Every year the Super Bowl becomes one of the most watched events in the United States. If you think it has no impact on the stock market think again. With each new Super Bowl, major players will be jumping at the chance to get in on the Super Bowl advertising action.
The question is, is the advertising worth it and how does it impact share prices?
During the first few Super Bowls, the cost for an ad ran around $40,000. Today, it hovers around 5 million dollars! One can only assume that with the cost of advertising going up each year it must be worth it or else the demand would fall and the commercial prices would stagnate or even drop.
Some Examples of Stock Charts After a Super Bowl Ad
Let’s take a look at how the Super Bowl ads have impacted some of the largest players on Wall Street. I want to start out with COKE. Coke spent 8 million dollars on a one minute ad on February 2nd 2014. Let’s see how their stock chart looks immediately following the ad.
As you can see in the chart. The share price was around $68 a share and shot all the up to $88 a share after the ad. You tell me, was it worth it? Do you wish you had bought shares immediately after the ad?
Let’s take a look at YUM in 2013 after spending $7.6 million during the Super Bowl. Here is the chart.
Immediately after the ad the price dropped! It went from around $65 a share on February 4th all the way down to $64 a share on February 11th. However, it shot straight back up immediately following. It nearly hit $72 a share by March 25th, 2013! Does the initial drop in share price shake your confidence on the impact of Super Bowl ads on share prices? How about the spike that followed?
Let’s take a look at another one. BUD spent big money and won over the hearts of many viewers for its “Lost Dog” ad on February 1st 2015. Let’s see how it pulled on the heartstrings of investors.
The price started around around $121/share and shot immediately up to around $125/share. Then it dropped to the $118 range then shot back up to the $126 range and eventually climbed into the $127 range. There was a lot of movement in both directions. However, a swing trader could have made some profits if they timed it right. Of course, they could have lost if they had timed it wrong.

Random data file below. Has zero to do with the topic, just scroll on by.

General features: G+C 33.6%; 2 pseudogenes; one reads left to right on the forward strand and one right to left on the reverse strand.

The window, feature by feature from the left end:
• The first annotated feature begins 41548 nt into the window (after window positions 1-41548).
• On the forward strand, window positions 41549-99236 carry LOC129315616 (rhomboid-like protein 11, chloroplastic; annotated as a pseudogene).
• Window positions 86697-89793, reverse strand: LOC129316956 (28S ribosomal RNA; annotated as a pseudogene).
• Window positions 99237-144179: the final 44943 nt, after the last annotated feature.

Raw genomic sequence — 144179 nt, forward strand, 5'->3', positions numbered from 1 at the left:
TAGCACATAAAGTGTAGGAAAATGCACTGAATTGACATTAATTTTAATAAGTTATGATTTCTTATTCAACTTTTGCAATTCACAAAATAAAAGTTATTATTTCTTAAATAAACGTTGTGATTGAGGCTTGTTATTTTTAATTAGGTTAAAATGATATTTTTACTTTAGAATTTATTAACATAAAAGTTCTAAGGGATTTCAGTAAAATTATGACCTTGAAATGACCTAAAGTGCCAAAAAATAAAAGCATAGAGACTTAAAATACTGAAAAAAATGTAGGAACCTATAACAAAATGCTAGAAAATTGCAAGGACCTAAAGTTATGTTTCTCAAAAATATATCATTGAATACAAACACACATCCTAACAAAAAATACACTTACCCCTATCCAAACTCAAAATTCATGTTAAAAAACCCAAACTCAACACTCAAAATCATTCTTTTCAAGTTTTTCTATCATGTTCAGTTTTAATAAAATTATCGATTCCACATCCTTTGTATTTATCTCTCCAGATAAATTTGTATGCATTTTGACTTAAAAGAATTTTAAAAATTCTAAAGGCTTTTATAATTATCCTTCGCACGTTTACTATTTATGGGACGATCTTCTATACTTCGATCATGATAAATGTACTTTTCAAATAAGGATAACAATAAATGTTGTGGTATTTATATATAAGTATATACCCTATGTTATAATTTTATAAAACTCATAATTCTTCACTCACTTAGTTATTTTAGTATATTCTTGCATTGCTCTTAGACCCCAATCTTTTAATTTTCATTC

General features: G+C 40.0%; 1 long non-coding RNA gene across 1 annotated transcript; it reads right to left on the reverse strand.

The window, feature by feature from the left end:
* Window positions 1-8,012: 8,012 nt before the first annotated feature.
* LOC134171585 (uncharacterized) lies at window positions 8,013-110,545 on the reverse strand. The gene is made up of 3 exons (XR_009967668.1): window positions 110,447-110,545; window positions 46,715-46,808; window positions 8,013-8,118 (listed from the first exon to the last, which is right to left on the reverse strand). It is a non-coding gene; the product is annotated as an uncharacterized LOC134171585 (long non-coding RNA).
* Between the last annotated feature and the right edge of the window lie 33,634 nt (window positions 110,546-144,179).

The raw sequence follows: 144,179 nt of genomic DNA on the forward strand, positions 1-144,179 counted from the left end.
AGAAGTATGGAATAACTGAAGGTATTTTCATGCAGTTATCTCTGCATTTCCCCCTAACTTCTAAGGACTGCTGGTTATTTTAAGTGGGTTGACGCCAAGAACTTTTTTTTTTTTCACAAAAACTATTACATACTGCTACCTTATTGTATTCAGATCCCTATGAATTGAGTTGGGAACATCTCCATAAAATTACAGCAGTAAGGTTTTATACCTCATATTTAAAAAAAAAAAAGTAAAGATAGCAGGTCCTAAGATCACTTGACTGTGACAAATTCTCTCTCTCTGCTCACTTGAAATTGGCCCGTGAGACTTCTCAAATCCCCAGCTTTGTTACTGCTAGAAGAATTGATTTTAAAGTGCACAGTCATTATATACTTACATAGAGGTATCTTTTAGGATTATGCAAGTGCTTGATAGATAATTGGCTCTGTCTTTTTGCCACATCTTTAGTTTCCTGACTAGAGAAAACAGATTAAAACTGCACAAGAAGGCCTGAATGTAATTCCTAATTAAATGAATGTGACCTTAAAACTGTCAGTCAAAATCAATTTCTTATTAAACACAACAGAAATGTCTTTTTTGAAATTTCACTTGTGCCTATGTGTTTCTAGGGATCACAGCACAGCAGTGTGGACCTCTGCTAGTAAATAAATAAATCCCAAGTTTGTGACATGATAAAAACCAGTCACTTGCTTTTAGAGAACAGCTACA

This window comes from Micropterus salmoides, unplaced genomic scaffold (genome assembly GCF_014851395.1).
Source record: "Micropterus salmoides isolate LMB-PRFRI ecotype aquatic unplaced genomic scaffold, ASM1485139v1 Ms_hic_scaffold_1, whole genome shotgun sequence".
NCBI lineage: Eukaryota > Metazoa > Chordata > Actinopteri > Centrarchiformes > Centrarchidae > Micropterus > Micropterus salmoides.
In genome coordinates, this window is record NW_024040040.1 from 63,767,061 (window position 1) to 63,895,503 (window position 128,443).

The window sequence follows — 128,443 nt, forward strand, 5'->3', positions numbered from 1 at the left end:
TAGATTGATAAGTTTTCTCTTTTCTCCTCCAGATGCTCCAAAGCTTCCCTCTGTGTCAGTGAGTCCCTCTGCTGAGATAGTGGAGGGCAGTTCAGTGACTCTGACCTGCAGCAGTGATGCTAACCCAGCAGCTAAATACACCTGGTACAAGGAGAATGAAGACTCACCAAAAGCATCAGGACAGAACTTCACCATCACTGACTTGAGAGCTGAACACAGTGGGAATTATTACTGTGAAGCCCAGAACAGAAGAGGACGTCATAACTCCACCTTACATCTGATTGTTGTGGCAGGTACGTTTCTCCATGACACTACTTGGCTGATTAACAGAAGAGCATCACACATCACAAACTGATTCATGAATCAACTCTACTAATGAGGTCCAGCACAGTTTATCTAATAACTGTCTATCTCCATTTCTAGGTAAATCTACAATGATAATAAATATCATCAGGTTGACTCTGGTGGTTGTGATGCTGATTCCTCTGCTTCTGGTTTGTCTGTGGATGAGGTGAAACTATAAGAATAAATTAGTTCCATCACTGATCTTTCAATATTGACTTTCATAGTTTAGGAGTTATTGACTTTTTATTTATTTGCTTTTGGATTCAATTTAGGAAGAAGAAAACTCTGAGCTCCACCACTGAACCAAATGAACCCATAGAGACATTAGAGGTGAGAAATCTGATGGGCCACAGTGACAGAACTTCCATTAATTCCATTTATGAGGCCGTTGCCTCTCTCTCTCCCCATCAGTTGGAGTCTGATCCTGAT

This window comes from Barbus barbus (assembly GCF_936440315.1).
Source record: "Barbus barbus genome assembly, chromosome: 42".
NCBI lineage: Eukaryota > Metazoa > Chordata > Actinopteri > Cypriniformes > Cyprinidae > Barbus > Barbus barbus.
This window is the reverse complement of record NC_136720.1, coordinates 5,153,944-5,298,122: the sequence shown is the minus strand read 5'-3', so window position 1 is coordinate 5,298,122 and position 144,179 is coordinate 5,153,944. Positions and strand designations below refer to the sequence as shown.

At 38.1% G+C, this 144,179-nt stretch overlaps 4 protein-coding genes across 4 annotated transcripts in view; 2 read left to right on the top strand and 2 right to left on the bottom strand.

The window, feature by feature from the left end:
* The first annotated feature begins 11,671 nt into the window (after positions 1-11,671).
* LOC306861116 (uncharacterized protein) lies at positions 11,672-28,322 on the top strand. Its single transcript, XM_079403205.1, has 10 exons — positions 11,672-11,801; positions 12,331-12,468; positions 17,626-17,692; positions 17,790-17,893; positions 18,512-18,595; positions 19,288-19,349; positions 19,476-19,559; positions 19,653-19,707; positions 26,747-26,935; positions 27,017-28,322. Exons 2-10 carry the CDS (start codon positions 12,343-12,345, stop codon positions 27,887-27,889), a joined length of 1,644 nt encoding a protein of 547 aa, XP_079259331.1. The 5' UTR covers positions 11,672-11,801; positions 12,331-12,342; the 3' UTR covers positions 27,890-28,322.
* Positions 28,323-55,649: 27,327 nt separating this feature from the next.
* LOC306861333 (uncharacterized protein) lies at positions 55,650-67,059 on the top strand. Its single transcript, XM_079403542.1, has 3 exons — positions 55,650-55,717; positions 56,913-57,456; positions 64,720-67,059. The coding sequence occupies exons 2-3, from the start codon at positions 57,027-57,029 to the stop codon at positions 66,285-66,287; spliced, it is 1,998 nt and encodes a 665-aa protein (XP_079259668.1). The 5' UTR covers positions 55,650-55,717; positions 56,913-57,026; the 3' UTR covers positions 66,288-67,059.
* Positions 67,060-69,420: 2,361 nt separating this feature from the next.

Let’s try one last one. Doritos unleashed one of the top ads of 2012. They are owned by Pepsico. Let’s look at the 2012 chart for PEP. The Super bowl was on February 5th of that year.
The price immediately dropped from the $66 range to the lower $63 range. It had a rough February but March through August was amazing. It steadily climbed to the $73 range. So what do you think? Did Doritos make an amazing play on this one?
It seems that all of the companies that ran Super Bowl ads saw an increase in share prices in the months that followed the Super Bowl. Of course a few dropped immediately after the game so what does this mean?
The real question is…did the price per share of each of the examples above have anything to do the the commercials? Some would say they did.
Others could argue that the commercials had nothing to do with the share prices and that outside forces had more of an impact. Even more could argue that big companies that can afford a Super Bowl ad tend to do well anyway.
In the end, it is up to you to decide. Is the Super Bowl a super booster on the share prices of those that advertise? Rather than betting on the games perhaps you could try your hand at betting on share prices instead. Of course remember to be careful when investing because you could always get sacked and lose it all!
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